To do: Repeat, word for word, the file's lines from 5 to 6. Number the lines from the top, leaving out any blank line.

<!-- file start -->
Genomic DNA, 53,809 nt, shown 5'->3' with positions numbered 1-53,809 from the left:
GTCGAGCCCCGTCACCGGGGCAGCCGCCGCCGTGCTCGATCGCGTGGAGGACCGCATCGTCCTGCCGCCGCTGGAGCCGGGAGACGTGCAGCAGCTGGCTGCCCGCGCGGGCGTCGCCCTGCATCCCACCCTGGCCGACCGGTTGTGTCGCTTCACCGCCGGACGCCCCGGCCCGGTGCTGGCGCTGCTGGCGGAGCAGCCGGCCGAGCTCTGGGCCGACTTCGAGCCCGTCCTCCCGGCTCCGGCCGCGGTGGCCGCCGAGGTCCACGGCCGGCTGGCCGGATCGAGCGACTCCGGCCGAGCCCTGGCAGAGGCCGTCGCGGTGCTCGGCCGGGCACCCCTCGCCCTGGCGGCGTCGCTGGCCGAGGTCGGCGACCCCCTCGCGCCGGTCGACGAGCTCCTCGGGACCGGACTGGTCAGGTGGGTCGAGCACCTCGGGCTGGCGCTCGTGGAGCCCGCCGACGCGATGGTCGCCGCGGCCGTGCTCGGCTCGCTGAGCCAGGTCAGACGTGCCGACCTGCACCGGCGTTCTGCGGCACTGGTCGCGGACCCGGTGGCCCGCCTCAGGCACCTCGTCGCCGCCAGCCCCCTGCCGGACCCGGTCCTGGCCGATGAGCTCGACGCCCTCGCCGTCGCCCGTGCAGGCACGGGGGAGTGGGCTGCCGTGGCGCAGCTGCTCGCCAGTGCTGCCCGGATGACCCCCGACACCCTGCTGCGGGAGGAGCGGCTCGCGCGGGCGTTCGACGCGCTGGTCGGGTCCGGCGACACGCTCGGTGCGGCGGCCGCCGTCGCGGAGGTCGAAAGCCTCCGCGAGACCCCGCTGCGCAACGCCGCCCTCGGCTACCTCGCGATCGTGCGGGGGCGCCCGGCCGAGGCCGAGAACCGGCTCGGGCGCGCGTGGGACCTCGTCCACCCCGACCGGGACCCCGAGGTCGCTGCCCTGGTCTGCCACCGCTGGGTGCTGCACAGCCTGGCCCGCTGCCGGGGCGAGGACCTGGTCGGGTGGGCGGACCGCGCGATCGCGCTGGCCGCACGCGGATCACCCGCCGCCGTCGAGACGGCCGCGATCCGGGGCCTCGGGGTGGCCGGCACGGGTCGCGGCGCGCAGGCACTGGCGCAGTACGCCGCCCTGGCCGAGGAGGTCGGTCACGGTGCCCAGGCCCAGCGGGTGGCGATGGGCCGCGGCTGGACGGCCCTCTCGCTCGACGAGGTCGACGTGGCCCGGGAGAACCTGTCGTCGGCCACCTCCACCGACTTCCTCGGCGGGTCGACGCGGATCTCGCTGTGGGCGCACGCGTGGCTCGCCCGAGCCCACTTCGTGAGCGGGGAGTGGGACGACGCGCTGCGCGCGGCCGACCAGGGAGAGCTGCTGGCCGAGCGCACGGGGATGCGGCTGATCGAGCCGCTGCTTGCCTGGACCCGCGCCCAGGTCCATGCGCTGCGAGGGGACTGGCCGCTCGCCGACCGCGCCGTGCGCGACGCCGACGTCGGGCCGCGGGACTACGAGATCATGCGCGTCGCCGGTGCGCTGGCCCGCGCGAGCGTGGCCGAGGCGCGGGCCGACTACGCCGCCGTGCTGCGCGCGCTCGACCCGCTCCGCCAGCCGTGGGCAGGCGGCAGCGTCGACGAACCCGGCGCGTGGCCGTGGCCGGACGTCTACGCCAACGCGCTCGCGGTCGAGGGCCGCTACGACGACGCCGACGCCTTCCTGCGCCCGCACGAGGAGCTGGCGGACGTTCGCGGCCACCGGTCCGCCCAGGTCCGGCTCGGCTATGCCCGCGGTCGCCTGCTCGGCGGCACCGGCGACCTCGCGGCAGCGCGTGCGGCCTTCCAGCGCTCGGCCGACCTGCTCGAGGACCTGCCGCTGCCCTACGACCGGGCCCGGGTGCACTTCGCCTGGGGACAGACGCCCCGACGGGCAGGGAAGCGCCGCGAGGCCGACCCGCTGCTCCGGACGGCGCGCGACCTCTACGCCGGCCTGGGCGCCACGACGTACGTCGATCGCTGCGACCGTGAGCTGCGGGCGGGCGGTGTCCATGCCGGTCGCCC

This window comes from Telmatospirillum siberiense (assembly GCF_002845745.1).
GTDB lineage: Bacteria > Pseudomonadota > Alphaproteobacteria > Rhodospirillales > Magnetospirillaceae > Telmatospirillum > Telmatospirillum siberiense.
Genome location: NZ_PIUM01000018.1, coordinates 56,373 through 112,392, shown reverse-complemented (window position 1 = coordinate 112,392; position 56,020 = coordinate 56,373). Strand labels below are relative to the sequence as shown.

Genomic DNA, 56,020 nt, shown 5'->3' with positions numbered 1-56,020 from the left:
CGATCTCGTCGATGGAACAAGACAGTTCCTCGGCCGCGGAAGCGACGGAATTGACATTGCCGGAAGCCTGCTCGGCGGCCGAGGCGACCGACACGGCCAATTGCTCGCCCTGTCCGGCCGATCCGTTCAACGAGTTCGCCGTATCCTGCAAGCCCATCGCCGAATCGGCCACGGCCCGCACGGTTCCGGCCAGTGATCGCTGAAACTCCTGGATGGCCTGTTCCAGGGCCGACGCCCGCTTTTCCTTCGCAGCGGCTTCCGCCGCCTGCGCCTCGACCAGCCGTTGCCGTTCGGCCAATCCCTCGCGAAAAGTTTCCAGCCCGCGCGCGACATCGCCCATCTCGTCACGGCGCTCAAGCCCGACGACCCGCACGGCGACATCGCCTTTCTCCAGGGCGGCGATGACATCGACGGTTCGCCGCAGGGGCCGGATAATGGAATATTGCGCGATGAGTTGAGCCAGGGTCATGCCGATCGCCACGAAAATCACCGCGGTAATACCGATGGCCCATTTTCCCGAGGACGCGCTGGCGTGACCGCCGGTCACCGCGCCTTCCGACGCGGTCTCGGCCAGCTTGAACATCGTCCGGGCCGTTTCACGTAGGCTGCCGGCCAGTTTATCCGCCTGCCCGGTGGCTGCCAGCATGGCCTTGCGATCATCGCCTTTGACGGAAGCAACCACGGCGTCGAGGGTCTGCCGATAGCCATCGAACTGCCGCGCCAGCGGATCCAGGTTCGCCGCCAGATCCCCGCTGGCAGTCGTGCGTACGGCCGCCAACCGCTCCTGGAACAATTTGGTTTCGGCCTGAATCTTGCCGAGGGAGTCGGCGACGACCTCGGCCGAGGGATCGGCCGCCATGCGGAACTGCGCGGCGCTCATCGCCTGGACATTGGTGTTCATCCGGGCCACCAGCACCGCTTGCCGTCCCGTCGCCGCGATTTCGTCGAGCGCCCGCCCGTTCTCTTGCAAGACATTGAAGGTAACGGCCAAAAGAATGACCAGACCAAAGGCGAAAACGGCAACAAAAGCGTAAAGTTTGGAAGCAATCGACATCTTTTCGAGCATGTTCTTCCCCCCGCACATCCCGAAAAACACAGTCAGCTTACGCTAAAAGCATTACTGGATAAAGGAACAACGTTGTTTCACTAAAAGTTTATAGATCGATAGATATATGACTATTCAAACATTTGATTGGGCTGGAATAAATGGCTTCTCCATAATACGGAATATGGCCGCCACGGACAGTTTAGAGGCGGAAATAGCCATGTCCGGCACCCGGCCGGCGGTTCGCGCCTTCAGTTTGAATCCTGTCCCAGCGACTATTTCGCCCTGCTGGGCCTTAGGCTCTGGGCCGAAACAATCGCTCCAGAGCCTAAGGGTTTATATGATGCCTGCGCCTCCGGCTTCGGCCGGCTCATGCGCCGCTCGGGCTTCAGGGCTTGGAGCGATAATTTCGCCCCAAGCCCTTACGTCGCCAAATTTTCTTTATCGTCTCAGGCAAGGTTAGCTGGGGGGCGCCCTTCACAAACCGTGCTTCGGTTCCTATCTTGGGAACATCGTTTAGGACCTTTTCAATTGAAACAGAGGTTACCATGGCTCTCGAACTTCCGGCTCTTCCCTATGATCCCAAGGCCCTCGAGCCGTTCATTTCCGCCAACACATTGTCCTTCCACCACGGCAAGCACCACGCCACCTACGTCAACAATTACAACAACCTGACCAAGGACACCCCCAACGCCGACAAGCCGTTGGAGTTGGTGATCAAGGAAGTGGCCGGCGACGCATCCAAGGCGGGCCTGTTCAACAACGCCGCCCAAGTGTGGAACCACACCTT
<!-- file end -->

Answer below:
Genome location: NZ_PIUM01000018.1, coordinates 56,373 through 112,392, shown reverse-complemented (window position 1 = coordinate 112,392; position 56,020 = coordinate 56,373). Strand labels below are relative to the sequence as shown.

Genomic DNA, 56,020 nt, shown 5'->3' with positions numbered 1-56,020 from the left: